"The Big Break" is a comic tale about Diego (Luca Costa), a hit man contracted to kill a film producer who instead runs into Loretta (Pia Shah) an actress who is planning on seducing the producer in order to get a part. In a further comic twist, it becomes clear that all is not as it seems and that Diego has in fact stumbled into an audition for the part of a gangster who is hired to kill a producer and instead runs into an actress planning on sleeping with the producer to get a part!
The story was written by Luca Costa and Piergiorgio Curci and its main strength is the charisma of the two main actors. The dialogue is largely proficient and well delivered, but weak in places. Luca Costa in particular is great as the mafia hit man who may harbour acting ambitions himself. He has tons of comic charisma and definitely leaves you wanting more. Director Matthew Hals also does a good job, applying a light touch which is quite refreshing. It is not a great short film, but is entertaining and worth giving a try.
"The Fight" is about a fighter (Cody Jones) who wants to go to art school but fights mixed martial arts bouts to earn money. His wife (Robynn O. Brooks) wants him to quit fighting and nags him to pursue his artistic abilities instead but he is plagued by self-doubt and fear of poverty and so accepts a match with a Russian fighter (Segel Shisov) set up by promoter (Nicholas T).
The main problem is that there is no real catch to the story. The dialogue is not particularly convincing, although Jones and Brookes do start well and the early scenes with them are fairly realistic. However, there is little character or plot development and the story seems somewhat lacking. The fight scene is fairly poor and unconvincing and although it meant to be no holds barred it feels remarkably tame and there is little sense of jeopardy. Similarly the conclusion feels like a bit of a non-event and I was left wondering what point they were trying to convey. There is potential here, but it remains untapped.
Written and directed by Morgan Rhodes, "Little Wings" is a tale about a young boy named Thomas (Joseph Castanon) living with his mother (Kelly Ann Ford) and abusive father (Robert Gantzos) in a small farmhouse. His mother tells him the Legend of the Butterfly - that a wish whispered to a butterfly is carried straight to god and granted. When Thomas frees a butterfly and whispers to it his wish for help and a mysterious stranger (Ron Canada) arrives who tells him how he can "escape to Joy".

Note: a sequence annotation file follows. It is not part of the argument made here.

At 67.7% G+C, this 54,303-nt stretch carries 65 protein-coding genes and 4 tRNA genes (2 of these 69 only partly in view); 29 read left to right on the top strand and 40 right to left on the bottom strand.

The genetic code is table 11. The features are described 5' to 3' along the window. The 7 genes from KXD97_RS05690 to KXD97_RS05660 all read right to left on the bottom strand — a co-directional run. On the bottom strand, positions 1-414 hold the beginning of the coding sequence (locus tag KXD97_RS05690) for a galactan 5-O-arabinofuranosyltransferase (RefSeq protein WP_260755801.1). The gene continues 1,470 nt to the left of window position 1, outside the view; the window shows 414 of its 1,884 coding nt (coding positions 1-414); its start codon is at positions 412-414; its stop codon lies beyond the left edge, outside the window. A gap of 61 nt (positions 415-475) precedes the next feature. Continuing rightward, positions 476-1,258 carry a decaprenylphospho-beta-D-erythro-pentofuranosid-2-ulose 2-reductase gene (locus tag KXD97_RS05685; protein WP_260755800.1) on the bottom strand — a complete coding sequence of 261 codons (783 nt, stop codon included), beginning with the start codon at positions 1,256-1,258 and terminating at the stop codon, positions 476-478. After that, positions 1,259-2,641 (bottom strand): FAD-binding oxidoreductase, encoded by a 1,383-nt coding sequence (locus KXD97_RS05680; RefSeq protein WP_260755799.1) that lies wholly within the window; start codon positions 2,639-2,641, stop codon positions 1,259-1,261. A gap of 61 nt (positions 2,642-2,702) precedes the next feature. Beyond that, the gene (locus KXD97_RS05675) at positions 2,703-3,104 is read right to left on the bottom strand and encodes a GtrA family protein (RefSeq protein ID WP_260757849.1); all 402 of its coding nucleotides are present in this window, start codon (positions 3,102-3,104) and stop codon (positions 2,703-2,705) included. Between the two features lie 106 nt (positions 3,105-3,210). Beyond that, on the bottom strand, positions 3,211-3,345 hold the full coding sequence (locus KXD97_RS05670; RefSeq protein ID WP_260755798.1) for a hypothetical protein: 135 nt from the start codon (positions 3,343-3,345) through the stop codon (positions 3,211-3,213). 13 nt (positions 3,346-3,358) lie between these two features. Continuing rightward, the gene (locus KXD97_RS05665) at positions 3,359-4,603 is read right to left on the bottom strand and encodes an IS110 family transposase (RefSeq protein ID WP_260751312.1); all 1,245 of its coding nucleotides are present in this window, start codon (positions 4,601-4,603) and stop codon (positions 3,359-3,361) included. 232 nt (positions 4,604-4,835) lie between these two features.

The direction is very good and some of the photography is beautiful. All of the acting is of a high calibre, particularly the performance of Gantzos as the abusive father who only makes a brief appearance but exudes a believable menace without being over the top. Unfortunately, the story is somewhat smaltzy with a slightly unpleasant after tone. Escaping the abuse seems to be equated with disappearing into your imagination and ultimately in not waking up again.
"Don´t Leave Me" is a rather muddled semi-psychological drama about Rose (Amber Coombs) who is finding it difficult to deal with her jealousy and fear that her partner (Andrew Piper) is cheating on her. She tries to live out her domestic role but also has an alter-ego who is a sexually predatory blond haired woman who teases and seduces Charlie (Mark Wilson).
Written and directed by Lyndon Ives, this film may have lofty goals and is clearly trying to comment on the disparity between the monogamous domestic life of the heroine and her more animalistic desires. Unfortunately, the script is poor and the acting fairly standard and so the result is unconvincing. The reveal that Rose is the blond woman is a bit laboured, and not as clever as the filmmaker hoped. This device has been used to great effect by David Lynch, but in this instance is rather wooden.